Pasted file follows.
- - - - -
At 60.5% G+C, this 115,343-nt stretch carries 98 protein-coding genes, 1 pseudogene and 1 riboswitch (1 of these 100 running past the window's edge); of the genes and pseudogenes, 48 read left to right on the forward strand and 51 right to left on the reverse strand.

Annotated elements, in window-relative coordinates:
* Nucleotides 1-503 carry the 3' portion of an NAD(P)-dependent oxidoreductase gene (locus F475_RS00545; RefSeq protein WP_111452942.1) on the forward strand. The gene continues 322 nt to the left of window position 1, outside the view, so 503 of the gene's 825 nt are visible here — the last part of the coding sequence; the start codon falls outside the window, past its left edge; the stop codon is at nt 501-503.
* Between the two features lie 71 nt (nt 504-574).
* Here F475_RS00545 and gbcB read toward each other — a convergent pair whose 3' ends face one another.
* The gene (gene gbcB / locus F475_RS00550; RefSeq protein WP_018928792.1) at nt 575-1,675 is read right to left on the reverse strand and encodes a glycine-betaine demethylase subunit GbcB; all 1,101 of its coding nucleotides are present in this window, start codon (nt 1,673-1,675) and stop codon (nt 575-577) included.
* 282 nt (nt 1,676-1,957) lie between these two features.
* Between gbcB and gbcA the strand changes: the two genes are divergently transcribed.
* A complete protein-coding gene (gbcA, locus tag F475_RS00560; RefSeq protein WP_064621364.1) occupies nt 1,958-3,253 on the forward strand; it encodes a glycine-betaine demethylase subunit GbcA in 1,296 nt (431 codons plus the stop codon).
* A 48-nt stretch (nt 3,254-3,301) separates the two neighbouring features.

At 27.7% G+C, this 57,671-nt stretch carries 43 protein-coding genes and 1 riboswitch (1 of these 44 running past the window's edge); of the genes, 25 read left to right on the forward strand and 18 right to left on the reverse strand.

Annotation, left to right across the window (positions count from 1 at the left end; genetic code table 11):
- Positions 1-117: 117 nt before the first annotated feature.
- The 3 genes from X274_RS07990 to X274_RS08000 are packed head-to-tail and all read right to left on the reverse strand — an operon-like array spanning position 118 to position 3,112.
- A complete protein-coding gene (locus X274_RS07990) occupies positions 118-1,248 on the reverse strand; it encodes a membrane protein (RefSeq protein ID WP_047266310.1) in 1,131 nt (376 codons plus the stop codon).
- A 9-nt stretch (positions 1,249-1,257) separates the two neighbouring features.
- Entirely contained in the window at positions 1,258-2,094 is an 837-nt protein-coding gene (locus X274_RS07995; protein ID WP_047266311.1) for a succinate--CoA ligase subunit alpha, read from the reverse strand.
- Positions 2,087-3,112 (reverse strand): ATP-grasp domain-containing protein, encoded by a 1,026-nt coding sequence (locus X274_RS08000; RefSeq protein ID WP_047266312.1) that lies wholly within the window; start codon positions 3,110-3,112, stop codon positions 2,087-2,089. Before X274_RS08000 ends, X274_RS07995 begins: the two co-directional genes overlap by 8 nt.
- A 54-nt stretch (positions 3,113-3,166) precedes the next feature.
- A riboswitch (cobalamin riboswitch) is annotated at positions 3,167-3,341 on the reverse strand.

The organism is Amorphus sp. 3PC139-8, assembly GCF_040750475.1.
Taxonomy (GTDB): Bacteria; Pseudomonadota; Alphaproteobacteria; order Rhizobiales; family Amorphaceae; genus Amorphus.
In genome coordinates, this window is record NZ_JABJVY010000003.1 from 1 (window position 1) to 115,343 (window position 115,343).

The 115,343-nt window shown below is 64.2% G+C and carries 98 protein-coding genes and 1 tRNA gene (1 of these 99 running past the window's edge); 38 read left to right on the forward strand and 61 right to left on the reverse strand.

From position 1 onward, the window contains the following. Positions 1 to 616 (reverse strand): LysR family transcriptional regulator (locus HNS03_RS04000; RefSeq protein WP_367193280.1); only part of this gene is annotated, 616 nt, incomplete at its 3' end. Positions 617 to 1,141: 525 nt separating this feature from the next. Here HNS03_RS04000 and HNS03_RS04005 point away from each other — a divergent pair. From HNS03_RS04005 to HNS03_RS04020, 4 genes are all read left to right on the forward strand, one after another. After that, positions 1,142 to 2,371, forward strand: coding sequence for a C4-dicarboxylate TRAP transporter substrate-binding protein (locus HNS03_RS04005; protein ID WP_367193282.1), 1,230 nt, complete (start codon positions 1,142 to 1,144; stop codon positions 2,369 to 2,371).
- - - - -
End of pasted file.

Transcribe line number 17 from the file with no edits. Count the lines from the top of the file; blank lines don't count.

- Entirely contained in the window at positions 1,258-2,094 is an 837-nt protein-coding gene (locus X274_RS07995; protein ID WP_047266311.1) for a succinate--CoA ligase subunit alpha, read from the reverse strand.